Tips for Hardy Gardeners

Gardening tips for Duluth's Northern climate, hosted by Master Gardener Tom Kasper.

Hosta (Pinterest), peppers and pumpkin (Park Seeds)

It's a little early in the season for the really serious cabin fever to set in, but Tom Kasper is making plans with the fevered enthusiasm of your average Minnesotan in late February.

How will his garden grow this summer? With Komodo Dragon Hostas, Atlantic Giant Pumpkins and Ghost Peppers, all in a row.

Tom Kasper. Used with permission.

The 2021 Vegetable of the Year is the pea ... but even though they go in early,  it's a little bit yet before you can start planting.

However ... you can get started on your own mini-African violet farm right away.

Pleuntje [via Flickr]

Tom Kasper suggests, in this pandemic era, that many lovely gifts for the garden would be very lovely for a friend, like new gardening tools, some soil, or a gift certificate.  But consider offering your time helping them in their garden as well - a great chance to visit and enjoy the fresh air while also staying physically distant.

Tom Kasper. Used with permission.

Tom Kasper went on the air this morning and offered 336 square inches of cropland to the first ten people to call him.

That's around 280 feet of arable soil, by the way.

He's providing the "field," the seeds (you get to choose), the light and even a cover to help with irrigation needs. (You have to provide your own tiny little tractor.)

Duluth's original Hardy Gardener says ever since the spring, fears about food shortages and food insecurity have been on people's minds, and interest in growing your own food has exploded.

Tom Kasper. Used with permission.

Tom Kasper's mid-life crisis involves vegetables.

After considering himself a flower gardener (since he was seven years old), he realized that he wanted to do something in the most straightforward way possible to let people in our community know they're cared about.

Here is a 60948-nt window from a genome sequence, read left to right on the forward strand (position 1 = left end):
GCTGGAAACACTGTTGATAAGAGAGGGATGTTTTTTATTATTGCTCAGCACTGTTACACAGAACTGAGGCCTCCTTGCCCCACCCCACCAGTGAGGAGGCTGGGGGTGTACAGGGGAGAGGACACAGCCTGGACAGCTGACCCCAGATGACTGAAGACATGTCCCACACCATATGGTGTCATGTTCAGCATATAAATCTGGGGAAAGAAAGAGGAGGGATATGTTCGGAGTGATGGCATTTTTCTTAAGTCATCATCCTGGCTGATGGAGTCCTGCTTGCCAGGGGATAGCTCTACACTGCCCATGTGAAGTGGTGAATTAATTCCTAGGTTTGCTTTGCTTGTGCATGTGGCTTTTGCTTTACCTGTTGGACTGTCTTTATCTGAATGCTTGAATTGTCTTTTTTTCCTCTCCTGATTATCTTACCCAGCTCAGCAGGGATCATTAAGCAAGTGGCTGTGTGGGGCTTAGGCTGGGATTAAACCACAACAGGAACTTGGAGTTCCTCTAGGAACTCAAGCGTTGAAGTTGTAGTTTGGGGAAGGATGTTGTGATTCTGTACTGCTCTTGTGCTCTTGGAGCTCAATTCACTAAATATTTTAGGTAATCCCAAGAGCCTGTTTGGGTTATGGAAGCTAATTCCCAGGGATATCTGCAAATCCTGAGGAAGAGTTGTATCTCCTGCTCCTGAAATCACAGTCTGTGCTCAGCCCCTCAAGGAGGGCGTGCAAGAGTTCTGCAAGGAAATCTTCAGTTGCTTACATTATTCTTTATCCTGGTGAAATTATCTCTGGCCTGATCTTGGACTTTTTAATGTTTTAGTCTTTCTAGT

This year, that meant over a ton (2200 lbs) of fresh food donated to the Damiano Center ... and now he's scheming how to produce more and better for next year.

Lisa Johnson

Aut-win: it's not just for woods-wanderers anymore.

Eventually, the glow from last week's record-breaking 70s will fade (perhaps in the wake of this evening's Winter Storm Warning with 5-7" inches of snow predicted?), and when it does, the pre-winter blues can set in.

But Tom Kasper says the same leafless landscape that gives us such a unique view of the woods can do the same for our backyards and gardens - and help jump-start the planning process for next year.

Marit & Toomas Hinnosaar/Flickr

Eat a banana.

Chop up the peel into smallish pieces.

Put the pieces in some warm water and let them sit for a couple of hours.

Congratulations!  You've just made an organic fertilizer for your house plants that Tom Kasper says they'll almost immediately find ... a-peel-ing.

Arne Vainio. Used with permission.

Clean up/clean out your garden at the end of the season or leave it?

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